Expectations and associations that heal: Immunomodulatory placebo effects and its neurobiology

 Expectations and associations that heal: Immunomodulatory placebo effects and its neurobiology},
  author={Gustavo Pacheco-L{\'o}pez and Harald Engler and Maj-Britt Niemi and Manfred Schedlowski},
  journal={Brain, Behavior, and Immunity},
New Insights into the Placebo and Nocebo Responses
The placebo phenomenon and the underlying mechanisms
Substantial evidence is suggesting that placebo effects are indicative of healthy functioning of intact brain structures and occur through actual functional changes, and are not simply subjective symptom reports, and can be utilized in treatment optimization while maintaining an ethical and respectful manner toward the patient and the standardized disclosure procedures.
The role of placebo effects in immune-related conditions: mechanisms and clinical considerations
Findings that demonstrate the ability to learn immune responses in both experimental animal and human placebo studies making use of conditioning paradigms with immunomodulating drug agents are reviewed.
The placebo response: neurobiological and clinical issues of neurological relevance.
Effects of placebo administration on immune mechanisms and relationships with central endogenous opioid neurotransmission
Findings are consistent with a modulating effect of placebo (under analgesic expectation in humans) on a potent nociceptive, pro-inflammatory cytokine (IL-18) and underlying relationships with endogenous opioid activity, a neurotransmitter system critically involved in pain, stress, and mood regulation.
Neuro-Bio-Behavioral Mechanisms of Placebo and Nocebo Responses: Implications for Clinical Trials and Clinical Practice
The neuro-bio-behavioral mechanisms underlying placebo and nocebo responses that are currently known in terms of different diseases and physiologic systems are summarized and critically examined.
Mechanisms of placebo and placebo-related effects across diseases and treatments.
Recent research has revealed that these psychosocial-induced biochemical changes in a patient's brain and body in turn may affect the course of a disease and the response to a therapy.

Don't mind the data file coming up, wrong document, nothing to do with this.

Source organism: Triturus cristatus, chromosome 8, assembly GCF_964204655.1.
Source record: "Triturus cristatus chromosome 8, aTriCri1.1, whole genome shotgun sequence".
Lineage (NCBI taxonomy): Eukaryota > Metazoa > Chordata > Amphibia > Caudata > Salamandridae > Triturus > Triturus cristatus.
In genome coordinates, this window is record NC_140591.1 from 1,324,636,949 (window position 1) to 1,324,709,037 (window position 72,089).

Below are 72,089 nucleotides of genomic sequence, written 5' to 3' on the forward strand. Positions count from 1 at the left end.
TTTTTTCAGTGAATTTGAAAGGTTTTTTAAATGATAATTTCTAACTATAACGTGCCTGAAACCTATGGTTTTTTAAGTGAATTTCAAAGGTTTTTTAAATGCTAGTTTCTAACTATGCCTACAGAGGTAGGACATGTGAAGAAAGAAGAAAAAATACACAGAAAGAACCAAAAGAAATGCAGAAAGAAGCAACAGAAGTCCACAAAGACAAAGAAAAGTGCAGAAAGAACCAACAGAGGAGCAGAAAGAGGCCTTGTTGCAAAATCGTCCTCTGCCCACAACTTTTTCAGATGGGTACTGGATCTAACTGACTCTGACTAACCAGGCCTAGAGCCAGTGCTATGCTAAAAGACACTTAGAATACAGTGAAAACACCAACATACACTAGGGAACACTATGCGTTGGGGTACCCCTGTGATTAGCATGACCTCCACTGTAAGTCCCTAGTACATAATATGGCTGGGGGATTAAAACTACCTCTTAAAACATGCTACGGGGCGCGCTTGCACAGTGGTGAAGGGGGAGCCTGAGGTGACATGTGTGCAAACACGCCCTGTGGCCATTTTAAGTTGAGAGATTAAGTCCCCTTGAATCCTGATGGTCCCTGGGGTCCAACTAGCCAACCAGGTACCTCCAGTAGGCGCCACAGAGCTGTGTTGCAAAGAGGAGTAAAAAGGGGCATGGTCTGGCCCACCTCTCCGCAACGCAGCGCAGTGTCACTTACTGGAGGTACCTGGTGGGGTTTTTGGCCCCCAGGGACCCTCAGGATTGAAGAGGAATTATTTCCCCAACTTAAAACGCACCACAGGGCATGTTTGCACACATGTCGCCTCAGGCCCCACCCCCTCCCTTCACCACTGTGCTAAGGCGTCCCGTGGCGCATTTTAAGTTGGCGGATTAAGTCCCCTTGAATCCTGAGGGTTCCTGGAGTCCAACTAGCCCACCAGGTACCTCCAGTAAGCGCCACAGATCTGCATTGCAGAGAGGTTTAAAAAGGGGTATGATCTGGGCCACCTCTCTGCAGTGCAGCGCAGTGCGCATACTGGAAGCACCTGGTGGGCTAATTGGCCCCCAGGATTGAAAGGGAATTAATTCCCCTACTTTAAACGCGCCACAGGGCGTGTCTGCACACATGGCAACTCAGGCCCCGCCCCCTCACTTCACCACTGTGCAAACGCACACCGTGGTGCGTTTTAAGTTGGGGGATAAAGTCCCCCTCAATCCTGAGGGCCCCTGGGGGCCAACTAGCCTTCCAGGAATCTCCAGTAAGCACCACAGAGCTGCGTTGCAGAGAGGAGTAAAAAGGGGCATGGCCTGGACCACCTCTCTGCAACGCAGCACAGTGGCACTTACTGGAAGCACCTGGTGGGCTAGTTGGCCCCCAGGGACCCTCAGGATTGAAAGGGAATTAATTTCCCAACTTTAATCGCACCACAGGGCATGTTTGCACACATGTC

How Placebos Change the Patient's Brain
Data indicate that different social stimuli, such as words and rituals of the therapeutic act, may change the chemistry and circuitry of the patient's brain, which suggests a cognitive/affective interference with drug action.
Placebo analgesia and beyond: a melting pot of concepts and ideas for neuroscience
Recent evidence confirms and extends previous findings on the key role of prefrontal regions in the placebo response, and represents an excellent tool for neuroscience in the experimental setting.


Placebos, Placebo Effect, and the Response to the Healing Situation: The Evolution of a Concept
This work presents the historical changes of the concept of placebo and the ethical issues raised by their use, and suggests that progress in this area may promote useful clinical applications, enabling physicians to broaden their perspectives on the healing process.
Magic or medicine? Clinical pharmacological basis of placebo medication.
  • V. Oh
  • Medicine, Psychology
    Annals of the Academy of Medicine, Singapore
  • 1991
The endogenous brain systems of opioid, antiopioid, and gamma-aminobutyric acid polypeptide transmitters and neuronal receptors account in part for placebo analgesia.
Mechanisms of the Placebo Effect and of Conditioning
  • F. Haour
  • Psychology, Biology
  • 2005
Brain imaging has demonstrated that placebos can mimic the effect of the active drugs and activate the same brain areas and it remains to be understood how conditioning and expectation are able to activate memory loops in the brain that reproduce the expected biological responses.
The Placebo Response in the Treatment of Chronic Fatigue Syndrome: A Systematic Review and Meta-Analysis
Analyzing the summary placebo response in clinical trials of chronic fatigue syndrome found that psychological-psychiatric interventions were shown to have a lower placebo response, perhaps linked to patient expectations.
Conscious Expectation and Unconscious Conditioning in Analgesic, Motor, and Hormonal Placebo/Nocebo Responses
The effects of opposing verbal suggestions on experimental ischemic arm pain in healthy volunteers and on motor performance in Parkinsonian patients are analyzed and found that verbally induced expectations of analgesia/hyperalgesia and motor improvement/worsening antagonized completely the effects of a conditioning procedure.